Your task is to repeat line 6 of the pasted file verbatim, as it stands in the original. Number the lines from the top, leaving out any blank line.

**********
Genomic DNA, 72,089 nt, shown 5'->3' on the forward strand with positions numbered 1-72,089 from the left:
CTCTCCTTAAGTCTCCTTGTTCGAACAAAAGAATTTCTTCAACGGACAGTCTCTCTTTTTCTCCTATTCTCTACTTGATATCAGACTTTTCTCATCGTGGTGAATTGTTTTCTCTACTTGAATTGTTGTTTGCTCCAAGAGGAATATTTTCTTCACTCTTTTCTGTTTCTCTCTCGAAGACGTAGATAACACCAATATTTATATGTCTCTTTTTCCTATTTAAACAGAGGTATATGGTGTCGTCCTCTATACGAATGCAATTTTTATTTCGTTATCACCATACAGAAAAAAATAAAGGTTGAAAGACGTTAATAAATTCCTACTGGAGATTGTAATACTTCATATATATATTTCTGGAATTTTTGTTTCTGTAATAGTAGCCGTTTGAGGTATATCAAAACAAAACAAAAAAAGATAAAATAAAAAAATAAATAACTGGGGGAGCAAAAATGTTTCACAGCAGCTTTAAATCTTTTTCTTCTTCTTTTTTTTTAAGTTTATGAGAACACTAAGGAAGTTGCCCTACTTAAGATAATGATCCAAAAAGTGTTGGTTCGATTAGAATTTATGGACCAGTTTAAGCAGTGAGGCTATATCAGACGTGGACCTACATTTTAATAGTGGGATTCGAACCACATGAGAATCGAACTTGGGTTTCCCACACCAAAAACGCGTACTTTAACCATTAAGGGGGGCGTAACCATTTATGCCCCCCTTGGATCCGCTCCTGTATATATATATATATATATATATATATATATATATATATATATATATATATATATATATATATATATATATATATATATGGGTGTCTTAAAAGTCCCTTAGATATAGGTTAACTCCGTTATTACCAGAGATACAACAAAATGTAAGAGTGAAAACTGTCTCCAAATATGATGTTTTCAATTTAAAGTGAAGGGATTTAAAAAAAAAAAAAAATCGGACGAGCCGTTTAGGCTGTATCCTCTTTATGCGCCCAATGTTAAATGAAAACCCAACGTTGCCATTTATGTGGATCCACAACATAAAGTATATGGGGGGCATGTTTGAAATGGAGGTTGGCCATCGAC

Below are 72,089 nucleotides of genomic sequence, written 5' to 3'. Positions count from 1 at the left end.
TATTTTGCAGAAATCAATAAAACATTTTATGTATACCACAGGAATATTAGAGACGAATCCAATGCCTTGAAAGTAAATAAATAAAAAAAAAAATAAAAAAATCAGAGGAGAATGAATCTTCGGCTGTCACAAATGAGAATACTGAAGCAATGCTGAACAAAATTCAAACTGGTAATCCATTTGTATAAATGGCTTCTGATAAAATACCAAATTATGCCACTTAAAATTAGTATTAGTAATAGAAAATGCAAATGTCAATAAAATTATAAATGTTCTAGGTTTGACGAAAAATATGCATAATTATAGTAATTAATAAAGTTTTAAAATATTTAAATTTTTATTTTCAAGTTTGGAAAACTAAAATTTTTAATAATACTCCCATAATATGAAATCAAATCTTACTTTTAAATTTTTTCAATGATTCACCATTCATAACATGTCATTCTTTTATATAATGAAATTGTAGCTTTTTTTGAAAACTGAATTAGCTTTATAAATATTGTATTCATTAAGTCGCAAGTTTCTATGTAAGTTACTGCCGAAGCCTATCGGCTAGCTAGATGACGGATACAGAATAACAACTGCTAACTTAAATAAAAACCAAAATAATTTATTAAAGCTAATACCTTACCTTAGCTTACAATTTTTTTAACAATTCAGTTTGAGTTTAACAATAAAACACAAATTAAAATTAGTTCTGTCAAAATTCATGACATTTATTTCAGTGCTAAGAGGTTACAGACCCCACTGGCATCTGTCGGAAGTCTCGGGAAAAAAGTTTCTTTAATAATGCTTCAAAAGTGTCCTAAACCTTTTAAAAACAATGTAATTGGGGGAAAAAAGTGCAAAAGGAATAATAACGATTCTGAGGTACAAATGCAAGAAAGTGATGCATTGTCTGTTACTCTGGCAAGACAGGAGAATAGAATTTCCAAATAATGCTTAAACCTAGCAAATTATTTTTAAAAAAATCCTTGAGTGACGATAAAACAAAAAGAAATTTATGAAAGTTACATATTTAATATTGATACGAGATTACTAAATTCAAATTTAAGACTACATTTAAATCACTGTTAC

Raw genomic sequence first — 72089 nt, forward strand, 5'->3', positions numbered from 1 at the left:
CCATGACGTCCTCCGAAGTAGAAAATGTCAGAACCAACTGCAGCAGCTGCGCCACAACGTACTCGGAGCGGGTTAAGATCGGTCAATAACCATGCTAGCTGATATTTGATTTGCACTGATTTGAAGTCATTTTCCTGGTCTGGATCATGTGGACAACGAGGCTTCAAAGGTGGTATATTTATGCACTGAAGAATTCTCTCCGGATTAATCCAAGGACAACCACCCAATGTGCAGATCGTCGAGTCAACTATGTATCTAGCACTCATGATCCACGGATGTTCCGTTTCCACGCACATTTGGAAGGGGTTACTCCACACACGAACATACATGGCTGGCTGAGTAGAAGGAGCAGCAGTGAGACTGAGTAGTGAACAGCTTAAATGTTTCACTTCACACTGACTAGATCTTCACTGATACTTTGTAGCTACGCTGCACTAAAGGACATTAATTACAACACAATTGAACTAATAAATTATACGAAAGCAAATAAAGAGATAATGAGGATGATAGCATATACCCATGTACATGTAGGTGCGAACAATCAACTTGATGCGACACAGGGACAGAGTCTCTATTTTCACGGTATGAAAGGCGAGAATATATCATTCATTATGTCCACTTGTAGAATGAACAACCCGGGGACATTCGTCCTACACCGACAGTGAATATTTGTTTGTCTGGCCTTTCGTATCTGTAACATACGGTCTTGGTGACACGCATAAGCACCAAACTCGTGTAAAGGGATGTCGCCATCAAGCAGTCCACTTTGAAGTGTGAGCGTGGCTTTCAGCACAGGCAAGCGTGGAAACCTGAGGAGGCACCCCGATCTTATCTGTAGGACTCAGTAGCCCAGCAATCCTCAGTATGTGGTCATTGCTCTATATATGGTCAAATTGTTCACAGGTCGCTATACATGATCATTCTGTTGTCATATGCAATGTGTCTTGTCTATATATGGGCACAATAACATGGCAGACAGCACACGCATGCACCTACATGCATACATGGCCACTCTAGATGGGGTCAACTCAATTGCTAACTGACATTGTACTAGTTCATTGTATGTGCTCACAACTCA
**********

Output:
CCATGACGTCCTCCGAAGTAGAAAATGTCAGAACCAACTGCAGCAGCTGCGCCACAACGTACTCGGAGCGGGTTAAGATCGGTCAATAACCATGCTAGCTGATATTTGATTTGCACTGATTTGAAGTCATTTTCCTGGTCTGGATCATGTGGACAACGAGGCTTCAAAGGTGGTATATTTATGCACTGAAGAATTCTCTCCGGATTAATCCAAGGACAACCACCCAATGTGCAGATCGTCGAGTCAACTATGTATCTAGCACTCATGATCCACGGATGTTCCGTTTCCACGCACATTTGGAAGGGGTTACTCCACACACGAACATACATGGCTGGCTGAGTAGAAGGAGCAGCAGTGAGACTGAGTAGTGAACAGCTTAAATGTTTCACTTCACACTGACTAGATCTTCACTGATACTTTGTAGCTACGCTGCACTAAAGGACATTAATTACAACACAATTGAACTAATAAATTATACGAAAGCAAATAAAGAGATAATGAGGATGATAGCATATACCCATGTACATGTAGGTGCGAACAATCAACTTGATGCGACACAGGGACAGAGTCTCTATTTTCACGGTATGAAAGGCGAGAATATATCATTCATTATGTCCACTTGTAGAATGAACAACCCGGGGACATTCGTCCTACACCGACAGTGAATATTTGTTTGTCTGGCCTTTCGTATCTGTAACATACGGTCTTGGTGACACGCATAAGCACCAAACTCGTGTAAAGGGATGTCGCCATCAAGCAGTCCACTTTGAAGTGTGAGCGTGGCTTTCAGCACAGGCAAGCGTGGAAACCTGAGGAGGCACCCCGATCTTATCTGTAGGACTCAGTAGCCCAGCAATCCTCAGTATGTGGTCATTGCTCTATATATGGTCAAATTGTTCACAGGTCGCTATACATGATCATTCTGTTGTCATATGCAATGTGTCTTGTCTATATATGGGCACAATAACATGGCAGACAGCACACGCATGCACCTACATGCATACATGGCCACTCTAGATGGGGTCAACTCAATTGCTAACTGACATTGTACTAGTTCATTGTATGTGCTCACAACTCA